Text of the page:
Bobby Womack

California Dreamin'Fly Me To The Moon
Monologue / (They Long to Be)
Close to You
I Can Understand ItUnderstanding
Across 110th StreetAcross 110th Street
I'm Through Trying To
Prove My Love To You
Facts Of Life
(If You Want My Love)
Put Something Down On It
I Don't Know What
The World Is Coming To
A Change Is Gonna ComeHome Is Where The Heart Is
If You Think You're Lonely NowThe Poet
Someday We'll All Be FreeAcoustic Poet
I Wish He Didn't Trust Me So MuchSo Many Rivers


Bobby Womack playlist



Contributor: Robert Webb

Back in the late eighties I bought an album by Bobby Womack called The Last Soul Man. It was an audacious title perhaps, when so many other great soulful singers were still alive (Al Green, Curtis Mayfield or Smokey Robinson might have fought him in the playground for it). As far as Womack was concerned though, he carried the mantle of the late Sam Cooke – in Womack’s eyes the paradigm of Soul. Perhaps he figured no one else mattered.

The Last Soul Man wasn’t classic Womack, but he was undoubtedly one of the great surviving singers from the golden age of soul and R&B. His career stretched from the early sixties to the late nineties, with a brief comeback just before his death with the album The Bravest Man In The Universe (he was fond of those titles to the end – although in this case it was one that he claimed dated back 40 years).

Womack started out in the early sixties with his brothers in the Valentinos vocal group, during which time Sam Cooke took him under his wing, and he penned It’s All Over Now, a quick hit for the Stones in 1964. The Valentinos split up in the wake of Sam Cooke’s murder in the mid-sixties and Womack married Cooke’s widow – a controversial move that had him ostracised by the industry for a while. “I stopped wanting to be a part of music when the Monkees retired,” he once quipped, looking back on those years. He went on to hone his skills as a session man and made a name for himself as a go-to songwriter, notably for Wilson Pickett. But it’s his solo recording career that is the focus of this Toppermost. He released over 25 solo albums, so picking just ten tracks is hard. But here goes.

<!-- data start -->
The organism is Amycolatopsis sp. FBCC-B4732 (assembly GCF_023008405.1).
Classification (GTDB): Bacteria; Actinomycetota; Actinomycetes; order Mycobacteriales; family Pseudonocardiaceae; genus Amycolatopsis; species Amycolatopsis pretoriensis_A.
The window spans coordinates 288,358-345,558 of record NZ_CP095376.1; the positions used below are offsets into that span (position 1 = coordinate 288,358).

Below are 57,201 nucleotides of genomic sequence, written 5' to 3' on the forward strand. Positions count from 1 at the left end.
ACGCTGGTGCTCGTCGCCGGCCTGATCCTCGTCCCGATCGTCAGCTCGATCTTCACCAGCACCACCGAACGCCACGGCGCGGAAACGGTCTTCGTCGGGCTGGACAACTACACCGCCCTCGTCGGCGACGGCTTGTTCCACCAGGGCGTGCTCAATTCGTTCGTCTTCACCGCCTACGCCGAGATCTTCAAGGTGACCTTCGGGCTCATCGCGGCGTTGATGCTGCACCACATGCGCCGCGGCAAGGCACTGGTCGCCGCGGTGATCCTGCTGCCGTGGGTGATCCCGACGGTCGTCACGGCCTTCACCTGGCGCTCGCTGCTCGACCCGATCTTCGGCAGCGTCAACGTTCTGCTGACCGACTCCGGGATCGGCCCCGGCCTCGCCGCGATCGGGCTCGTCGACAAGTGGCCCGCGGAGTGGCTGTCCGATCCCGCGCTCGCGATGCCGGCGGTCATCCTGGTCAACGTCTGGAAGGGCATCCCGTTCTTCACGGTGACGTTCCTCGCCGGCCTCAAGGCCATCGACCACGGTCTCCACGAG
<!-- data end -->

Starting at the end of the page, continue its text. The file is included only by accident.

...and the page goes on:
Womack’s first solo album, Fly Me To The Moon, came at the tail end of the sixties and was a fairly run-of-the-mill collection, but what it did do was showcase Womack’s muscular voice. I’ve selected California Dreamin’, partly because it fits the spirt of the times, but also I’ve always liked the song and Womack’s take on it has a particularly nostalgic feel.

He hit his stride in the early seventies, after contributing guest guitar to Sly & the Family Stone ’s landmark There’s A Riot Going On. His 1971 and 1972 releases, Communication and Understanding, are two of my favourite soul albums. Womack forged his own style with these records. From the former I’ve chosen his version of the Carpenters’ hit Close To You (itself a cover of a 1963 Richard Chamberlain original, via Dusty and Dionne). Bobby stretches his rendition to nine minutes, prefacing it with a monologue in which he addresses his treatment by the music industry; how record company guys – “presidents, vice presidents, producers … and the little ol’ engineer” – all dismissed him as just not commercial enough, perhaps sidestepping him as a tricky customer who came with baggage. Bobby knows better though. It’s virtual self-therapy, but when he segues into the song proper, he transforms it into sublime healing.

From Understanding I’ve picked I Can Understand It, a classic Womack track that has been covered by many others over the years. Understanding also includes Harry Hippie, a song (by writer Jim Ford) about Bobby’s brother that originated during the Sly Stone sessions. It’s another iconic Womack number. Other great tracks on this album are Ruby Dean and the ebullient Woman’s Gotta Have It. If you don’t know Bobby at all, Communication and Understanding (now available as a two-fer) are the place to start. Womack’s athletic, raw voice; the funky, skin-tight arrangements and the fantastic playing make these albums indispensable.

Their critical and commercial success led Womack to be invited to compose songs for the soundtrack to a movie, Across 110th Street. The result, more memorable than the film itself, is terrific inner-city soul. The title track has perhaps become Womack’s best-known song (apart from It’s All Over Now), largely due to its inclusion on the Jackie Brown soundtrack. ‘Blaxploitation’ songs about living in the ghetto were in vogue in 1972 but this is amongst the best. The album made Womack one of the most successful black artists of the day.